However, there is no way to be compensated for these discrepancies, Authorhouse demands you provide receipts of all sales as proof of your claim—how on earth do you track such receipts? Authorhouse knows it's an impossibility. Of course, Nielsen Book Scan offers sales report services, but you cannot use them to reclaim royalties, or display or disclose your sales report to any third party as Nielsen deems such action a breach of trademark confidentiality and would possible incur a lawsuit.

The simplest answer would be to cancel all contracts with Authourhouse, but this is not as easy as they make it out to be. To date, they continue to reassure me my books are no longer in print, but as I have discovered today (September 7), they are still listed with UK wholesale distributors as available within 5 days asPrint on Demand, so they are technically still available by Authorhouse illegally.

1st Books / Authorhouse in my estimation is the most disreputable company allowed to carry on a business offering a sham service to the public, robbing authors of the fruits of their labours. Surely they are required to have a business license to operate as all other businesses? How can any state issue a license and continue to allow such a rogue business like this to continue? They are operating on such a large scale, and if they are doing this to every author, then one must consider the possibility they are committing grand larceny on a massive scale. They claim to have thousands of authors with their company.

Authors Beware: if you are considering publishing your book using Print On Demand, stay well away from this company. Even if they paid all the royalties, they do little or nothing to help promote your work, but expect you to pay additional hundreds and even thousands for various promotion packages that provide little if no results. For those of you poor authors who now hold a contract with Authorhouse publishing your work, my sympathies go out to all of you.
E.A. Bucchianeri September 7, 2010
Authors Beware: Royalty Ripoff
To my utter misfortune, I became acquainted and started to use the services offered by 1stBooks publishers now known as Authorhouse, and published my first two books in 2003. At the time, I detected no problem with their services and accepted that being my work was academic, would not sell many copies. I decided to publish my third book with them, a large 2 volume edition in 2008, and due to the reviews and publicity received, and the professors that contacted me personally, I became fully aware of the university libraries and public libraries who processed my work into their establishments, or were interested in my work.

However, I noticed the first major discrepancy in their promises was that if I turned my manuscript in within a certain time frame, I would receive fourteen free copies of my work when it was printed.
I e-mailed my text, and mailed my contract via snail-mail two weeks before the deadline, I know it arrived on time—I live in Europe, and mail does not take longer than 4 to 8 days to arrive in the US, however, they could not honour the free copy agreement as they hadn't received the contracts on time. They never mentioned the agreement included receiving the contracts, just the manuscript. I received just my usual free review copy of each volume. I decided to let the matter go.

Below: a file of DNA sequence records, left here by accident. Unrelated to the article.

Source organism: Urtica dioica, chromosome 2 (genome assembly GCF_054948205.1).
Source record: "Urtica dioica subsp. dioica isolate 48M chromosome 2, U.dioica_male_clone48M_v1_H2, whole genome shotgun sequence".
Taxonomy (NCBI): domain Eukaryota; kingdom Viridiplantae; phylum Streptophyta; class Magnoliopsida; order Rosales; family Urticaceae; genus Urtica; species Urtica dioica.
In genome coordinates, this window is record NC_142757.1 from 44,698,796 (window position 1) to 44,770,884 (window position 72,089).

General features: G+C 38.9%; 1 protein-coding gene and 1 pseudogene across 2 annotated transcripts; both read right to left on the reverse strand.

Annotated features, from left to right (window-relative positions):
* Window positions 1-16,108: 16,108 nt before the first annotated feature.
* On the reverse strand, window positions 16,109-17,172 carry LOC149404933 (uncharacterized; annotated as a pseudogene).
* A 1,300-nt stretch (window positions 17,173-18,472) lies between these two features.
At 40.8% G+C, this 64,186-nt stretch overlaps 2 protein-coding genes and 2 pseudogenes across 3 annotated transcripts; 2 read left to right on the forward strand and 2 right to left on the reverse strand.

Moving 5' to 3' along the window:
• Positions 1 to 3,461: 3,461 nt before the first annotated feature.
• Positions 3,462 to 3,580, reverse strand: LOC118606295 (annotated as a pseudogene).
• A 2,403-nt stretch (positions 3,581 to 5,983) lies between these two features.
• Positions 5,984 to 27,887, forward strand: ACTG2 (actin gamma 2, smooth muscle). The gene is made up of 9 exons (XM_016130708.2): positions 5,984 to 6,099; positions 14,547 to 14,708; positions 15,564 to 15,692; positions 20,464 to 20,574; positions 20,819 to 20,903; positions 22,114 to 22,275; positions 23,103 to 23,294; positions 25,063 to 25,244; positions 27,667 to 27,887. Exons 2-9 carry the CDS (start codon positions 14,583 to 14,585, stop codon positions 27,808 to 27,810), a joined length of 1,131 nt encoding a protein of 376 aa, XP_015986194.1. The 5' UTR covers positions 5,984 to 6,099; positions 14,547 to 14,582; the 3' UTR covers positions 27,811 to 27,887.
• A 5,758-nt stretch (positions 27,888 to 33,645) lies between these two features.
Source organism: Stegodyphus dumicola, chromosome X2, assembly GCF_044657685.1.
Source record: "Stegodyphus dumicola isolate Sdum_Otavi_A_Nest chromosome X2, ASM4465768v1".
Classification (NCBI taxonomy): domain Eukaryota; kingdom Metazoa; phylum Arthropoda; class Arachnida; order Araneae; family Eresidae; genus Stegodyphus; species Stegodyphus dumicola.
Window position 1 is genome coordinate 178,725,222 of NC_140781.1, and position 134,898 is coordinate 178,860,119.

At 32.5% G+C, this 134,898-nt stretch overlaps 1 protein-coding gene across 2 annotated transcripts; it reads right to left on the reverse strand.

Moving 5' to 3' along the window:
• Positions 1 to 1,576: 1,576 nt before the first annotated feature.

Then, they have a very careless attitude with other aspects of their services. For example, their Press Wire program that sends your Press Release electronically to 14, 000 media outlets. Where did I find my academic books being promoted? In the financial sections of these media outlets, and not to my target audience found in the academic, history, biography, or even literature, areas.
(I also discovered my university level academic book on classical music categorised as a “children's book”.)

However, the major problems developed with royalty accounting. I began keeping a record of the copies available of my new two-volume work at Amazon US, UK, Canada, and their Marketplace vendors. (This is practically the only way you can discern how many books may be selling in the public domain.) Considering this is Print On Demand, when a number of available copies drops, you can expect it to be a sale since stores have no reason to keep raising and dropping the numbers unless they make a sale and then re-list the book. (For the record, I withdrew all my publications from Authorhouse June 14th 2010.)

Authorhouse's numbers were way below the daily tallies I kept from the Amazon numbers, they only reported between 10% and maybe up to 20% of the sales on any given quarter. Today for example, I received the worst report yet: they reported only 1 copy of Volume One sold in the second quarter (April 1 to June 14th, the time I withdrew my publications from them), and only 3 copies for Volume 2. According to my numbers from the Amazon rankings and marketplace sellers in the US, Canada and UK: 28 copies of Volume 1 sold, and 27 of Volume 2. Therefore they have reported only 4% of the sales, and they obviously are pocketing the rest. And this does not include other sales that may have been made through other sellers like Barnes and Noble, etc.

However, there is no way to be compensated for these discrepancies, Authorhouse demands you provide receipts of all sales as proof of your claim—how on earth do you track such receipts? Authorhouse knows it's an impossibility. Of course, Nielsen Book Scan offers sales report services, but you cannot use them to reclaim royalties, or display or disclose your sales report to any third party as Nielsen deems such action a breach of trademark confidentiality and would possible incur a lawsuit.